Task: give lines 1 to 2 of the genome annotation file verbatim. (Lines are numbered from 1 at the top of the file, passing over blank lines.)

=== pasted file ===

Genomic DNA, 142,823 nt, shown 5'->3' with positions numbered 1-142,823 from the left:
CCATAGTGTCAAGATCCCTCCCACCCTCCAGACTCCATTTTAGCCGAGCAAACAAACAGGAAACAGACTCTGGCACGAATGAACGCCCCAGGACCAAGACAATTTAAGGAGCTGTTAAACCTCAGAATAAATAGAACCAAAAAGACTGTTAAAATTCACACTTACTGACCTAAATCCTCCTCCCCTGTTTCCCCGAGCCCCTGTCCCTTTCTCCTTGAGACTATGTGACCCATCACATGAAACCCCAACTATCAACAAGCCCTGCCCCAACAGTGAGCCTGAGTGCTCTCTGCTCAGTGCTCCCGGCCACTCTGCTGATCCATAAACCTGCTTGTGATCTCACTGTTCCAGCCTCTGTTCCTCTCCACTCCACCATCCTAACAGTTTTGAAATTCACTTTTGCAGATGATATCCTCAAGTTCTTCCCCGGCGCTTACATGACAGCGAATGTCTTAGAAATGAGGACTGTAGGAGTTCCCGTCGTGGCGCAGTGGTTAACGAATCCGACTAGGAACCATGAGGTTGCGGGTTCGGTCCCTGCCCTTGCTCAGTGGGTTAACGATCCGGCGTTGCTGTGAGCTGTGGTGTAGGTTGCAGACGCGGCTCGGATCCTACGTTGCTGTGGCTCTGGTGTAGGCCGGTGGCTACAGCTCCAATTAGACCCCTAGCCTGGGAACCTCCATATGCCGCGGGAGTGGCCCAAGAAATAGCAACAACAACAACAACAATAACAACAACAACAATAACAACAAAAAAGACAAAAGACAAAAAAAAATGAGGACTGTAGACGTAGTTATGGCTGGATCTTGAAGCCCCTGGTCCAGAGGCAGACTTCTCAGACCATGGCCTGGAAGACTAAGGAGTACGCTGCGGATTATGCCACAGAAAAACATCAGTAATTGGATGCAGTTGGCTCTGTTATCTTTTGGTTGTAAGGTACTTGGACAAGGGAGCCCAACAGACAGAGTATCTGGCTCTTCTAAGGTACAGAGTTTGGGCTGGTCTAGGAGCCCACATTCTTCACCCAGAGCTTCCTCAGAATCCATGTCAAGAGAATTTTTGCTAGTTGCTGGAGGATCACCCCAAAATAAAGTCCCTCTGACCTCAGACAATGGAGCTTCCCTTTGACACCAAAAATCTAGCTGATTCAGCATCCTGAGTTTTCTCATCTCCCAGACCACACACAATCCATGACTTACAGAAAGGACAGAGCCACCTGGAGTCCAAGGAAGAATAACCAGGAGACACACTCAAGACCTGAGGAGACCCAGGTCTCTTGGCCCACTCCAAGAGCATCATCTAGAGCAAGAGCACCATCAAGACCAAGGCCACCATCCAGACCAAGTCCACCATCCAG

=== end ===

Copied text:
Genomic DNA, 142,823 nt, shown 5'->3' with positions numbered 1-142,823 from the left:
CCATAGTGTCAAGATCCCTCCCACCCTCCAGACTCCATTTTAGCCGAGCAAACAAACAGGAAACAGACTCTGGCACGAATGAACGCCCCAGGACCAAGACAATTTAAGGAGCTGTTAAACCTCAGAATAAATAGAACCAAAAAGACTGTTAAAATTCACACTTACTGACCTAAATCCTCCTCCCCTGTTTCCCCGAGCCCCTGTCCCTTTCTCCTTGAGACTATGTGACCCATCACATGAAACCCCAACTATCAACAAGCCCTGCCCCAACAGTGAGCCTGAGTGCTCTCTGCTCAGTGCTCCCGGCCACTCTGCTGATCCATAAACCTGCTTGTGATCTCACTGTTCCAGCCTCTGTTCCTCTCCACTCCACCATCCTAACAGTTTTGAAATTCACTTTTGCAGATGATATCCTCAAGTTCTTCCCCGGCGCTTACATGACAGCGAATGTCTTAGAAATGAGGACTGTAGGAGTTCCCGTCGTGGCGCAGTGGTTAACGAATCCGACTAGGAACCATGAGGTTGCGGGTTCGGTCCCTGCCCTTGCTCAGTGGGTTAACGATCCGGCGTTGCTGTGAGCTGTGGTGTAGGTTGCAGACGCGGCTCGGATCCTACGTTGCTGTGGCTCTGGTGTAGGCCGGTGGCTACAGCTCCAATTAGACCCCTAGCCTGGGAACCTCCATATGCCGCGGGAGTGGCCCAAGAAATAGCAACAACAACAACAACAATAACAACAACAACAATAACAACAAAAAAGACAAAAGACAAAAAAAAATGAGGACTGTAGACGTAGTTATGGCTGGATCTTGAAGCCCCTGGTCCAGAGGCAGACTTCTCAGACCATGGCCTGGAAGACTAAGGAGTACGCTGCGGATTATGCCACAGAAAAACATCAGTAATTGGATGCAGTTGGCTCTGTTATCTTTTGGTTGTAAGGTACTTGGACAAGGGAGCCCAACAGACAGAGTATCTGGCTCTTCTAAGGTACAGAGTTTGGGCTGGTCTAGGAGCCCACATTCTTCACCCAGAGCTTCCTCAGAATCCATGTCAAGAGAATTTTTGCTAGTTGCTGGAGGATCACCCCAAAATAAAGTCCCTCTGACCTCAGACAATGGAGCTTCCCTTTGACACCAAAAATCTAGCTGATTCAGCATCCTGAGTTTTCTCATCTCCCAGACCACACACAATCCATGACTTACAGAAAGGACAGAGCCACCTGGAGTCCAAGGAAGAATAACCAGGAGACACACTCAAGACCTGAGGAGACCCAGGTCTCTTGGCCCACTCCAAGAGCATCATCTAGAGCAAGAGCACCATCAAGACCAAGGCCACCATCCAGACCAAGTCCACCATCCAG